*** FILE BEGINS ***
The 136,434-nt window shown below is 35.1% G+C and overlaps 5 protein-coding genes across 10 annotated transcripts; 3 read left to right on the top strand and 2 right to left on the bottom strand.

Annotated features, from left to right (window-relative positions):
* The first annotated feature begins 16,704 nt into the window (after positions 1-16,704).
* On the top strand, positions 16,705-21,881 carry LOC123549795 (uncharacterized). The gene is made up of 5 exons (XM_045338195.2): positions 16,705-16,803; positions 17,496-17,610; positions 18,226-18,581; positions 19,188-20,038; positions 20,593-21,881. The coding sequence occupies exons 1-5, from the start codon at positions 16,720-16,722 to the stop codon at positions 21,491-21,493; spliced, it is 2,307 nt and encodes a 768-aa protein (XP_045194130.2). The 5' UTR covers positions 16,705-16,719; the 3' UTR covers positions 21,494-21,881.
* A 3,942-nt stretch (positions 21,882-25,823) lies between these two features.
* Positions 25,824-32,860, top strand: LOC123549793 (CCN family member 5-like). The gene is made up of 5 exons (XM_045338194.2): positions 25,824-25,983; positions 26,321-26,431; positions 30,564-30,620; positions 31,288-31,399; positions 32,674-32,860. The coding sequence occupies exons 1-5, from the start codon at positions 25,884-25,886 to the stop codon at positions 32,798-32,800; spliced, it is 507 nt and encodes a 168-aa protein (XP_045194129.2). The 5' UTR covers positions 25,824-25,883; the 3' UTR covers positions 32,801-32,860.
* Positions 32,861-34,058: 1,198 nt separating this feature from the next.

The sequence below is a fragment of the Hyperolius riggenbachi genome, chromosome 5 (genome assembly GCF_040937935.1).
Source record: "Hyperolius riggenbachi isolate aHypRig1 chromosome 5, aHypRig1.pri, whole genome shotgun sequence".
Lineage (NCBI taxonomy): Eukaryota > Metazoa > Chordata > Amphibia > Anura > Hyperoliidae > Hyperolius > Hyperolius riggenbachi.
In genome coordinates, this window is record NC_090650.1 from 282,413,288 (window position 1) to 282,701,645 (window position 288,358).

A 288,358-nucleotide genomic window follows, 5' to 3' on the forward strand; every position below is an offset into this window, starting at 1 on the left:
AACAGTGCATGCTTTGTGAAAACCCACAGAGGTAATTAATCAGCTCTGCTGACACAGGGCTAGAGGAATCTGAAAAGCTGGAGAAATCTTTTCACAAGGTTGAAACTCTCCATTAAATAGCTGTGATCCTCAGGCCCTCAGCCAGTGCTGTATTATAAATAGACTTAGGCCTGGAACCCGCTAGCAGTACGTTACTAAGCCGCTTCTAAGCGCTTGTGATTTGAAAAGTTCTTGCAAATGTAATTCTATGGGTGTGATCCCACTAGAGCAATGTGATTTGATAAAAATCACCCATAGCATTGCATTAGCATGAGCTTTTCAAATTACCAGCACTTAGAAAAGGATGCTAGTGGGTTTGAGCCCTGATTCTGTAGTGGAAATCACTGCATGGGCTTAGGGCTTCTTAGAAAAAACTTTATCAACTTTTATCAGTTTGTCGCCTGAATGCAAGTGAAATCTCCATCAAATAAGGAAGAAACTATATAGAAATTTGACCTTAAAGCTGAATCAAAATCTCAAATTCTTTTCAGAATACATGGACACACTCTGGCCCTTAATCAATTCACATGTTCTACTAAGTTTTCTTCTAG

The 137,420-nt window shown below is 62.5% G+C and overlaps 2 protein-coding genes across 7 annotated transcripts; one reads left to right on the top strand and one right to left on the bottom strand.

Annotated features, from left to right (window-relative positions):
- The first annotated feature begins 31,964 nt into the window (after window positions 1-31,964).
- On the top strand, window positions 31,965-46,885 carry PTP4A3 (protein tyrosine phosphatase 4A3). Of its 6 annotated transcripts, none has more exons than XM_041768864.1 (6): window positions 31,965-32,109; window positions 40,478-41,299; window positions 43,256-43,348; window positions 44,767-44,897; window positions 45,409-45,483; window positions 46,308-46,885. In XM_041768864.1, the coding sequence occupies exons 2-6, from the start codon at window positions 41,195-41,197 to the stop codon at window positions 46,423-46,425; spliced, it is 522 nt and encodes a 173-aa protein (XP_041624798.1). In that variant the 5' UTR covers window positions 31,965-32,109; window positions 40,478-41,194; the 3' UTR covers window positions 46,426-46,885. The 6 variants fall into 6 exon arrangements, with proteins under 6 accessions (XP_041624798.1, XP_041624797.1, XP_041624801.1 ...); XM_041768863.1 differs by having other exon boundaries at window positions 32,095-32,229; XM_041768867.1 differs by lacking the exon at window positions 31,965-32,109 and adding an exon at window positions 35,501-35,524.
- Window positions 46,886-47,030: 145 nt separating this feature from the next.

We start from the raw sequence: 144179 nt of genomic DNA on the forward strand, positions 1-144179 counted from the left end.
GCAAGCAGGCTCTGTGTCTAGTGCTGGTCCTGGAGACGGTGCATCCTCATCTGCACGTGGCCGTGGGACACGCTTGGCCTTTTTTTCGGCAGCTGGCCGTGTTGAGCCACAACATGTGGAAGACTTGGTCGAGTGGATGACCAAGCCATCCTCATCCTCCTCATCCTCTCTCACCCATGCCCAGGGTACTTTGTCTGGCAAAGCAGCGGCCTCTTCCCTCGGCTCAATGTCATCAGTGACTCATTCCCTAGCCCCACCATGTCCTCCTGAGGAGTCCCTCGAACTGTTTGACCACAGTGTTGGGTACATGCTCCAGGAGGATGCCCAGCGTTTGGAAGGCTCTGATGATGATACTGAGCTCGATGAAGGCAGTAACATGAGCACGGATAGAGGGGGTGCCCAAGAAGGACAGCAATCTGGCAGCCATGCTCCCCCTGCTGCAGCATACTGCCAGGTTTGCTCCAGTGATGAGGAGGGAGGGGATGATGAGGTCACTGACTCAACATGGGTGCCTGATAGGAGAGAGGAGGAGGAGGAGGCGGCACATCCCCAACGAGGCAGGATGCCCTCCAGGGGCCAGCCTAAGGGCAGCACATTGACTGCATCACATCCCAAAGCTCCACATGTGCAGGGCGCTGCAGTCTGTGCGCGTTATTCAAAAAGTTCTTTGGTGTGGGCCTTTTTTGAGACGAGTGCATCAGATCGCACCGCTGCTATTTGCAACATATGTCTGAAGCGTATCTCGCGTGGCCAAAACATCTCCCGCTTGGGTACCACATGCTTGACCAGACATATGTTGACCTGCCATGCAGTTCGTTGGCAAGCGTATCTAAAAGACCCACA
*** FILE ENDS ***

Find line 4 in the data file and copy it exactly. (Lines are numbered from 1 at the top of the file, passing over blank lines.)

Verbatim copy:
* On the top strand, positions 16,705-21,881 carry LOC123549795 (uncharacterized). The gene is made up of 5 exons (XM_045338195.2): positions 16,705-16,803; positions 17,496-17,610; positions 18,226-18,581; positions 19,188-20,038; positions 20,593-21,881. The coding sequence occupies exons 1-5, from the start codon at positions 16,720-16,722 to the stop codon at positions 21,491-21,493; spliced, it is 2,307 nt and encodes a 768-aa protein (XP_045194130.2). The 5' UTR covers positions 16,705-16,719; the 3' UTR covers positions 21,494-21,881.